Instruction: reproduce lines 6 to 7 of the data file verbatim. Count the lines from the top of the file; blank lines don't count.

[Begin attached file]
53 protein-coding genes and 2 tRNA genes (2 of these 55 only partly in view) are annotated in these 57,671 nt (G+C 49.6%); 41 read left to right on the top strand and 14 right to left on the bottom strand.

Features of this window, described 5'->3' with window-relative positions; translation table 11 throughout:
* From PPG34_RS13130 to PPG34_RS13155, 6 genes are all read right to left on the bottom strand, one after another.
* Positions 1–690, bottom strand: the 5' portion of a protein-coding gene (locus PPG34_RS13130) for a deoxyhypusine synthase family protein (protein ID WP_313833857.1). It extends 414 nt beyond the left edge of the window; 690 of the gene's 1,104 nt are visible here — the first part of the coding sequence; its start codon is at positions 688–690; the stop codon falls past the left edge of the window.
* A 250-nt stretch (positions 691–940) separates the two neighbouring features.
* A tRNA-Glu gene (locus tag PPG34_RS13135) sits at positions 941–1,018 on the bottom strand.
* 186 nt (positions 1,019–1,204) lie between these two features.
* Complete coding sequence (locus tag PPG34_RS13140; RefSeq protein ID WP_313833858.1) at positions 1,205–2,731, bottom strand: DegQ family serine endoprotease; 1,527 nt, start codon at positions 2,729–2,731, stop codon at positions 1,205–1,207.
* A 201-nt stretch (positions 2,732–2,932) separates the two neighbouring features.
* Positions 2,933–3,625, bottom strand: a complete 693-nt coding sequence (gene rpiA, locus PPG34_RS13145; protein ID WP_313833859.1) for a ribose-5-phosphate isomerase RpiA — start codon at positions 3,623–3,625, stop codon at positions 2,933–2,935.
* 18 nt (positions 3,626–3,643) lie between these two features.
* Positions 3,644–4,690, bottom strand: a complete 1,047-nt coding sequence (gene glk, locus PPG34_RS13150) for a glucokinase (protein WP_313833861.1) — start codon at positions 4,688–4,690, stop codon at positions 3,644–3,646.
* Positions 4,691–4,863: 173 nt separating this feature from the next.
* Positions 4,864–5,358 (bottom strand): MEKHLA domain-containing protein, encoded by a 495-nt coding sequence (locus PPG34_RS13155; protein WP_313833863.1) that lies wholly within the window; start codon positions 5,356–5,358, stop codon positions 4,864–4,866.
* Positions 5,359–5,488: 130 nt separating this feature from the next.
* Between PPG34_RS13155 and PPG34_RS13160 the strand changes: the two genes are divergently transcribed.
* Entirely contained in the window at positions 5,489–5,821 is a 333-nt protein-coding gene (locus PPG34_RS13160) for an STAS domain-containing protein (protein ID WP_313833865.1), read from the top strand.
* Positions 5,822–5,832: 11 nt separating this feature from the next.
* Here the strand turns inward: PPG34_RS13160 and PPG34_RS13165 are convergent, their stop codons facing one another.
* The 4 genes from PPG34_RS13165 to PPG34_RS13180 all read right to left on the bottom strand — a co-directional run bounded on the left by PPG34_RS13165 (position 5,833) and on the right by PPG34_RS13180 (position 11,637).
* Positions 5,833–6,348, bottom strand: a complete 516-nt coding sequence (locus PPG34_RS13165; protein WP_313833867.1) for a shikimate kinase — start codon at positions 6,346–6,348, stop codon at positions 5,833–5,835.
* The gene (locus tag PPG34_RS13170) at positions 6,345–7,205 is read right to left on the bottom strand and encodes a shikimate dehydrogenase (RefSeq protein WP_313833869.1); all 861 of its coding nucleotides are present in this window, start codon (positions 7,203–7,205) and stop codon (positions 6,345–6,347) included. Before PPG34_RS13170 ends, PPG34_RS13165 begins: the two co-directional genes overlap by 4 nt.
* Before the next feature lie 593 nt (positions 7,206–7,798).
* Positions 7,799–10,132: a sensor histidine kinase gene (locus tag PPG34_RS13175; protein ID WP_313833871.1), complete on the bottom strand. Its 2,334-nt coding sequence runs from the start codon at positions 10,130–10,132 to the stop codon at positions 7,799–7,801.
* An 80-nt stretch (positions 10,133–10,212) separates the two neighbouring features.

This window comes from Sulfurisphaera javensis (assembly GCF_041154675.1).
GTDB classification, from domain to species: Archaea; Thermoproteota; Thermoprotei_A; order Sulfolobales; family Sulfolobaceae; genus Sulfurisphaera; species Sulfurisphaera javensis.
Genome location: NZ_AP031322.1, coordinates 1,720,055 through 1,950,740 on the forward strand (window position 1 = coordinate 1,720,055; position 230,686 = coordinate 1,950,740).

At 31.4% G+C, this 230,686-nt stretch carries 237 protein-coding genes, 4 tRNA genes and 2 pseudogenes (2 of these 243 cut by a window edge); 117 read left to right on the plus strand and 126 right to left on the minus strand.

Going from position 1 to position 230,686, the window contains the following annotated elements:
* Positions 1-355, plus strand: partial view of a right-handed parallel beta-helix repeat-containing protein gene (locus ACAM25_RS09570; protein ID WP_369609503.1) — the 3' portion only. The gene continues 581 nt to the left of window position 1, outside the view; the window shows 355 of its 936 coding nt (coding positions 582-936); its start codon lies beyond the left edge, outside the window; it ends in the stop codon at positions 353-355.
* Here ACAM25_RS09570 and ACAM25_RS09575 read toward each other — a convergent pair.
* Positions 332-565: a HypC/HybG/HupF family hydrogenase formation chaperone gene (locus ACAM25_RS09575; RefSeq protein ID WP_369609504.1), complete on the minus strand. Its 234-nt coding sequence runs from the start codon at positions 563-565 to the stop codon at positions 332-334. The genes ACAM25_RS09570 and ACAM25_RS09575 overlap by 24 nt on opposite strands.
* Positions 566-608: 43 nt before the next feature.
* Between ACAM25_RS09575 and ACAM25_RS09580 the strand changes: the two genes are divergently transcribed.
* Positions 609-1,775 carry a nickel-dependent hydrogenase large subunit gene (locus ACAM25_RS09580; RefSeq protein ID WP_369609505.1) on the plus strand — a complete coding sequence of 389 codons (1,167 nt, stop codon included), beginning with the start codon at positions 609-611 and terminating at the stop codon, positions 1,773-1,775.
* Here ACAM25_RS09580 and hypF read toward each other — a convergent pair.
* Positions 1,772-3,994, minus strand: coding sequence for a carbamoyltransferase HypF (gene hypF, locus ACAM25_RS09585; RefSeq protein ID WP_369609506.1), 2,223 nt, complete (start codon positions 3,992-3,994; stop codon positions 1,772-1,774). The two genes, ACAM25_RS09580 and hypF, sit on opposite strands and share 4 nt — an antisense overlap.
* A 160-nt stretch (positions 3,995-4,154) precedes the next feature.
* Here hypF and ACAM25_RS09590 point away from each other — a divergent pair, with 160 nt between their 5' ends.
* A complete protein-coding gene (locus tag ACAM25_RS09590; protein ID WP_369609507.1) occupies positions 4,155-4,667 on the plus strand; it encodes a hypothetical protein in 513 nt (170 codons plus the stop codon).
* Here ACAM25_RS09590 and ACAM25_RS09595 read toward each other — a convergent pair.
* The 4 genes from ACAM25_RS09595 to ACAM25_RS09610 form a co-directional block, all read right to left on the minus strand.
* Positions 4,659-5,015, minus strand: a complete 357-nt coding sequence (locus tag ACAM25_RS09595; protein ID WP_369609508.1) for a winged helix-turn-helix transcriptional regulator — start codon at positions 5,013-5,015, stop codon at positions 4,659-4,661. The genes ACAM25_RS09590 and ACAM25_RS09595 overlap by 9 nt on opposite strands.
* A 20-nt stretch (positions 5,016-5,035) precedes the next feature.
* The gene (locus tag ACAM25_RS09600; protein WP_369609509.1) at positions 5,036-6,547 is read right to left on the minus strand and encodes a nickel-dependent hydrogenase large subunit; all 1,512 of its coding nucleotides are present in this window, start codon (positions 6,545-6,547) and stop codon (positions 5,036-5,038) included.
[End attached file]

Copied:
* A tRNA-Glu gene (locus tag PPG34_RS13135) sits at positions 941–1,018 on the bottom strand.
* 186 nt (positions 1,019–1,204) lie between these two features.